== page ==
SEASON TO TASTE by Molly Birnbaum
In my much younger days I was in a flat with a nurse. She was a terrific person, great flatmate, lots of fun. I remember asking her one day why she always cooked the same thing when it was her turn to cook. She told me that it was the one of the few dishes she knew how the finished result would taste/smell as she had lost her sense of smell in an accident getting off a bus on her way to work one day some 18 months or so prior. Wow. This was something I had never come across before. But I never really thought more of it because she was so matter of fact about it and functional in every other respect; she certainly didn't appear to have a 'disability'. I remember visiting her after she had a baby a few years later and asking her how did she know baby's nappy need changing and she said she would have a look. Hmm, that's easy, makes sense I thought. She always the same perfume too; she said that she knew it smelt nice on her, so it was the only one she could wear. I only hope all these years later they still make it!
But I never really gave her loss much thought. We all have slightly dulled taste/smell when we have a cold or are not well, but of course it always comes back. Just imagine though if you could not smell freshly mown grass and what it reminds you of, or the smell of the ground/air after it has been raining, or the smell of your boyfriend's aftershave, or the smell of leaking gas, or the smell of your baby, or the smell of burning food, or clean washing dried in the sun, or the smell of a Christmas lily? Loss of sense of smell invariably involves loss of the sense of taste - imagine that disaster! All food apparently reverts to the basic tastes of sweet, sour, bitter, or salty without the subtleties that make the taste of one food different from another. White wine apparently tastes like a sugary drink, coffee is just plain bitter. I can't imagine what parmesan cheese would taste like; at least you wouldn't be able to smell it! Smell, you see, is completely tied up with how we see ourselves and our place in the world we live in.
This is what Molly Birnbaum explores and comes to terms with in her memoir of her own experience with loss of smell. In 2005, Molly, recently graduated from college is filling in the months before taking up a coveted place at the Culinary Institute of America by working in a restaurant. One day, out for a run, she is knocked over by a car. Although not life threatening, her injuries are bad enough - broken pelvis, bad knee injury and a head trauma. It is only when she is recuperating at her father's place some weeks later and she is offered a piece of home-made-fresh-out-of-the-oven apple pie that it hits her she can't smell, or taste. So ends chapter 1.
As cliched as it is, the word 'journey' is probably the most appropriate word to describe the next few years for Molly as she sets out to deal to her loss. A very spirited young lady our Molly. She doesn't want to deal with it, she wants to deal to it and get her smell back. And I am not giving anything away by saying that much of her smell does come back, but not to the same level of sophistication that the general population would have. And would we even know if we didn't have it. She is chopping rosemary one day, four months or so after the accident and suddenly she smells it. So begins her slow and frustrating road to understanding how the sense of smell works - physiologically, mentally and emotionally.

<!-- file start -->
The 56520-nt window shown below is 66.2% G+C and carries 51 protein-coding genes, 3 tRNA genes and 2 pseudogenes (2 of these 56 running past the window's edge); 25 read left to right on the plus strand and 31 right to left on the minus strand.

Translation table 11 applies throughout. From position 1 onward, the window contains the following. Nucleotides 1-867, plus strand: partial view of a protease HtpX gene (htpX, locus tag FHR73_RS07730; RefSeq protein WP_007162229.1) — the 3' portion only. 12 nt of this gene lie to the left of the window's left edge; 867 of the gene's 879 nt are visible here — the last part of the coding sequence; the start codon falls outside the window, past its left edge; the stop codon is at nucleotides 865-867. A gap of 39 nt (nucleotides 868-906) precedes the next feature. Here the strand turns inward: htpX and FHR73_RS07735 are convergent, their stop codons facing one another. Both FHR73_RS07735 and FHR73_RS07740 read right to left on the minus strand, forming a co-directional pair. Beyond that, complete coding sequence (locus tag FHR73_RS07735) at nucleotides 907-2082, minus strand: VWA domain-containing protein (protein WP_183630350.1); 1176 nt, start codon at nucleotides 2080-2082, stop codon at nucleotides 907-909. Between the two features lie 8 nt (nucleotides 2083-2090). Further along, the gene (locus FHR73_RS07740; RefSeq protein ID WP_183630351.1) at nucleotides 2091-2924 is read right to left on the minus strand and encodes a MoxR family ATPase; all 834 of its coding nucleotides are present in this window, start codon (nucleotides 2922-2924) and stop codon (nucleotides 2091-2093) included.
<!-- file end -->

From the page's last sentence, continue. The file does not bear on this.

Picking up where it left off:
We learn how intimately the sense of smell is associated with memory and self-perception, why depression is so common in those who can't smell, how those who can't smell/compensate by concentrating on texture and use the other senses to relearn food enjoyment, how the brain actually processes smell and why dirty socks and parmesan cheese do smell like each other and yet so slightly different, the power of smell in healing sufferers of post-traumatic stress syndrome, what is involved in becoming a perfumier, how we learn what is a nice smell and what isn't, pheromones and why we never generally fancy our blood relatives. All sorts of interesting and relevant information and research.
Beautifully weaved into all the fact is what is going on in Molly's own life. Her slow and nerve wracking foray back into cooking, her difficulties in learning to 'taste' food again, her relationships, and how smells gradually come back to her. She is so adept at getting under her own skin and imparting this to us. Her biggest problem it would seem is that although she finds herself able to smell more and more, she can't actually put a name to the smell. This whole thing about smell is just so intriguing that I have found myself much more aware of smell since. I have found myself smelling the pages of the book, and putting my nose in containers of coffee, spices, different pots of honey, mandarins and lemons and that is just in my kitchen.